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Home arrow Archives   The American Surveyor     

The Demise of Surveying Mathematics Print E-mail
Written by Marc Cheves, LS   
Thursday, 26 July 2007

A 182Kb PDF of this article as it appeared in the magazine—complete with images—is available by clicking HERE

We have received an enormous amount of feedback on our website concerning Dr. Richard Elgin's article on surveying mathematics. We asked him for his comments. He replied:

In the May 2007 issue of "The American Surveyor" I wrote an article titled "The Demise of Surveying Mathematics." (Go to www.amerisurv.com to read the article.) The reaction I received concerning it was all positive. Congratulatory emails and phone calls came in saying I'd "hit the nail on the head." I've written, perhaps, forty national articles on a myriad of surveying subjects, both technical and professional. I don't remember one which generated more comment. It seemed to strike a familiar chord with surveyors.

Responses asked my opinion as to trigonometry topics that should be taught and for an outline of a course in elementary surveying mathematics. Pointing out the problem was the easy part. Bringing about change in our high schools to better prepare those who enter our profession will be the hard part. Affecting change and a solution will be a long and difficult row to hoe.

Exactly what series of courses should be taught? What math topics should be taught? Teaching math isn't like teaching Latin. One cannot merely memorize math, one must apply it. Surveyors need to help those who teach math with the applications of algebra, trigonometry and geometry. How can we help? I'm not a math educator, so I can't design courses of study and lesson plans; however, we surveyors can assist our math educator friends with the applications.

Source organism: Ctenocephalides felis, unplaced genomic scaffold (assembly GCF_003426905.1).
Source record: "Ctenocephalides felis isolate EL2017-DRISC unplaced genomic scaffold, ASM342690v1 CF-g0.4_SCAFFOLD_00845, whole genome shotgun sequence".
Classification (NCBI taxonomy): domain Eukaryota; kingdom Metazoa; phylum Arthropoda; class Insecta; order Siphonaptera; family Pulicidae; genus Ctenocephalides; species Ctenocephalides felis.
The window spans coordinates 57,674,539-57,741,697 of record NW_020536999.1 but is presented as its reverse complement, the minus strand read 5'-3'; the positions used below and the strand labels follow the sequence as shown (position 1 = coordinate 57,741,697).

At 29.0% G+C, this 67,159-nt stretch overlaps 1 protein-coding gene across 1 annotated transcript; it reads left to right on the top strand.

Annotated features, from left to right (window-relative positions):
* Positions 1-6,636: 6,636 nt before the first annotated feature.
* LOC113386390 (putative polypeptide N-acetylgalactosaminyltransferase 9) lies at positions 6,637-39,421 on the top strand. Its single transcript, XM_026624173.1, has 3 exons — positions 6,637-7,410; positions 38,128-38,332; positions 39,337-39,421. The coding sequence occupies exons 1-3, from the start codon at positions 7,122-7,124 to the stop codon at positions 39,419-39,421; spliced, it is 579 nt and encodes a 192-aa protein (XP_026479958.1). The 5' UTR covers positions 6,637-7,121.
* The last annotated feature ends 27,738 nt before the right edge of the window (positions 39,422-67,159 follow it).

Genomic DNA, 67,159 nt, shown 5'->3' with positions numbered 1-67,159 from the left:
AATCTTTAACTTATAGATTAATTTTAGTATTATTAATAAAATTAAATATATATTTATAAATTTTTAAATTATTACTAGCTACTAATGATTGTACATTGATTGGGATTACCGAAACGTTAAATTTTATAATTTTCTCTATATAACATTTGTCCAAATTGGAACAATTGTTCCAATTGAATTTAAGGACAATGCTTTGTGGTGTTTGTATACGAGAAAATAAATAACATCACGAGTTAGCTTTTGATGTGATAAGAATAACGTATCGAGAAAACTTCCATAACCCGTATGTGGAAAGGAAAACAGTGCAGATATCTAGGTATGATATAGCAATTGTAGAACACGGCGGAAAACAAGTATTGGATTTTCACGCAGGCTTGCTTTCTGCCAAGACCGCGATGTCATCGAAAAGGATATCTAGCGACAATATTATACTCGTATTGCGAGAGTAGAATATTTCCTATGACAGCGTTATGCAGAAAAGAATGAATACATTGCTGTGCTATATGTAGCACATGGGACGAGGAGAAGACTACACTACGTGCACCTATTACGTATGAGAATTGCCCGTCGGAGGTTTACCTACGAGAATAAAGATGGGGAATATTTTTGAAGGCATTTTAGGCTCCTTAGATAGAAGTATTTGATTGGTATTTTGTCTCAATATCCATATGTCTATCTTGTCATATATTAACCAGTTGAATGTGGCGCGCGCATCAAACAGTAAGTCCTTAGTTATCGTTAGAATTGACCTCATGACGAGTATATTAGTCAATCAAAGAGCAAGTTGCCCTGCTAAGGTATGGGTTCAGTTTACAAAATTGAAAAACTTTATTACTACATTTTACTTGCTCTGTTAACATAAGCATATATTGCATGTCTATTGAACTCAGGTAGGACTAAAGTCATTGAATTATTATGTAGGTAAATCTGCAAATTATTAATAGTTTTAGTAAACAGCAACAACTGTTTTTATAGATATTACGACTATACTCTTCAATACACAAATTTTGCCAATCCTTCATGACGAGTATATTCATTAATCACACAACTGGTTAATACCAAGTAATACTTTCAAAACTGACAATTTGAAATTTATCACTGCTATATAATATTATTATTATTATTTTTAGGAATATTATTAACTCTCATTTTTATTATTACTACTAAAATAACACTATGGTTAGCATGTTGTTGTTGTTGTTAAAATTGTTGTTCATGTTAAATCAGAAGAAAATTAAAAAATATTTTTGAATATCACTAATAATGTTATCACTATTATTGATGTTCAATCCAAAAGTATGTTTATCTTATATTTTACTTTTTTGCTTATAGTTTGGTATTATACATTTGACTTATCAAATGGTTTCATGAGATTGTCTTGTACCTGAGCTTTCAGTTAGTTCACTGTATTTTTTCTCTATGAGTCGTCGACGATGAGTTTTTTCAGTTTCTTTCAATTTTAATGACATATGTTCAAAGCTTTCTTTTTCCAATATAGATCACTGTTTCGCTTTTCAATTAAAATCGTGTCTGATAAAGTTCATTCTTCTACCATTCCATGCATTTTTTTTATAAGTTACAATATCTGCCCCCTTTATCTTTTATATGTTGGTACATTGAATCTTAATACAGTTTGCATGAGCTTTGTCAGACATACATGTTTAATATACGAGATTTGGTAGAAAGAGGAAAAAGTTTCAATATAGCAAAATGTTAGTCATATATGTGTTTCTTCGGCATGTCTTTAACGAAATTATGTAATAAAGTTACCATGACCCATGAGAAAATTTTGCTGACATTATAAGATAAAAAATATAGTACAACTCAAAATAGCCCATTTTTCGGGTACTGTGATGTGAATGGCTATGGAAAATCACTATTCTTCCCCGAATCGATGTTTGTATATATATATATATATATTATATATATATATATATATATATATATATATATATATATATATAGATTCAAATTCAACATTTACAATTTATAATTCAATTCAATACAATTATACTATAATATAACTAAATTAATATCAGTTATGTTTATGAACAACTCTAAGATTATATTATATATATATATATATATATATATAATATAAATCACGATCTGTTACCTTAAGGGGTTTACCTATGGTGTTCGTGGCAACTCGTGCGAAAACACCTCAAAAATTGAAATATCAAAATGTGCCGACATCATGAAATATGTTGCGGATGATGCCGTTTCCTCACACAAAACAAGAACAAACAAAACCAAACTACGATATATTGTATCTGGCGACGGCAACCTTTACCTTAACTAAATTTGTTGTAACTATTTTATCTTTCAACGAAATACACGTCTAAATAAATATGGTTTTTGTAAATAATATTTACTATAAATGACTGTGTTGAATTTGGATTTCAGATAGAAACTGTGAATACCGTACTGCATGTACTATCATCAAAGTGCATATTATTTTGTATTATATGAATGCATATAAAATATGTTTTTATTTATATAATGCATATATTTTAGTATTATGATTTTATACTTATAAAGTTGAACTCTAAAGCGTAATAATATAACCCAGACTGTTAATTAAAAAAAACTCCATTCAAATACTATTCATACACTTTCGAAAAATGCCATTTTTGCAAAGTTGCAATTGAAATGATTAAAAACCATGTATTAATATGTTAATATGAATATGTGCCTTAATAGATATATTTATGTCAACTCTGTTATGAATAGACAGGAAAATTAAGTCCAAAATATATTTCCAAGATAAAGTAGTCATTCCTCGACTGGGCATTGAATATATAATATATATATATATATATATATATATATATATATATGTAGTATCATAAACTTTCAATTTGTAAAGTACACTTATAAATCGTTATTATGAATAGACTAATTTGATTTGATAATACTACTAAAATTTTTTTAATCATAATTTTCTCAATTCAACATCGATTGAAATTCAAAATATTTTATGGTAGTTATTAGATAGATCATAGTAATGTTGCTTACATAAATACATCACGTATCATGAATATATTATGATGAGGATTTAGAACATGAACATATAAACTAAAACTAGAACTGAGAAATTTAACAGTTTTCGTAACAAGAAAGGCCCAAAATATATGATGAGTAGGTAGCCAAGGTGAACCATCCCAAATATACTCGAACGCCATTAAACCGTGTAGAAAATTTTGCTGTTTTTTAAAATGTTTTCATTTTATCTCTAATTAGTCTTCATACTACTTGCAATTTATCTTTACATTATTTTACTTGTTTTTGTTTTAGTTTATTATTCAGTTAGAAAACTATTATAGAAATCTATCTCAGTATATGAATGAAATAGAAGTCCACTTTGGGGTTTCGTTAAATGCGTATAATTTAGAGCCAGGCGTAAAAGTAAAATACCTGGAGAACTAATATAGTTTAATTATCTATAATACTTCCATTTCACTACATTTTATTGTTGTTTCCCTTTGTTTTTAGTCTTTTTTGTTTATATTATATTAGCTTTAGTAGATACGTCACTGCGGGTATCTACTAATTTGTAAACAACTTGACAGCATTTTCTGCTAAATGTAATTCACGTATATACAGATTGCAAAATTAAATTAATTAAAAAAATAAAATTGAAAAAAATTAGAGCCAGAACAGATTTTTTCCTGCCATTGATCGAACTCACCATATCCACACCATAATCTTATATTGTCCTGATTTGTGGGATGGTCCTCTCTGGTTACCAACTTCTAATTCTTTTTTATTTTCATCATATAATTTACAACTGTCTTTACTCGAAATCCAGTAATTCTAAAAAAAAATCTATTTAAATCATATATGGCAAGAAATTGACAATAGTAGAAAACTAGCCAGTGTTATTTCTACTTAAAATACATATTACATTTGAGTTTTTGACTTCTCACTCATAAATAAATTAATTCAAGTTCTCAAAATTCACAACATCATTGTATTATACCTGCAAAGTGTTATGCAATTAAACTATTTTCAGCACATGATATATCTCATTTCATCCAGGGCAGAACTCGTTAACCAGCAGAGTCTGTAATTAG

This is not a new problem, and has, in fact, been building for decades. Technology is both a blessing and a curse. It has created a generation of button-pushers. The cold, hard truth is that the Trig*Star program, while promoting math and creating enthusiasm among scholarship applicants, in reality does little to encourage young people to go into surveying. I ran the contest at my high school back in the 1980s, but I can assure you that the young Vietnamese student who won did not go into surveying. I suspect that MathCounts, the equivalent program for budding engineers, attracts far more young people into engineering than Trig*Star does into surveying.

For years I have advocated a high school and middle school outreach program, not for the top-level math students--who will most likely opt for rocket science--but for the next tier down. This could be a grassroots program, managed by the state societies and the chapters. Guidance counselors could help to arrange visits from surveyors who explain to students what surveying is and what an opportunity it affords for kids who like technology and working outdoors. NSPS could create a DVD about surveying and distribute it to guidance counselors across the country.

Elgin raised questions about a surveying math curriculum. We need inroads into boards of education and math departments that will lead to the establishment of curriculums that will meet the needs of students pursing surveying careers. Who better than to raise this awareness than current educators and employers who are witnessing the progressive slide in math abilities of incoming freshmen and employees?

Marc Cheves is editor of the magazine.

A 182Kb PDF of this article as it appeared in the magazine—complete with images—is available by clicking HERE

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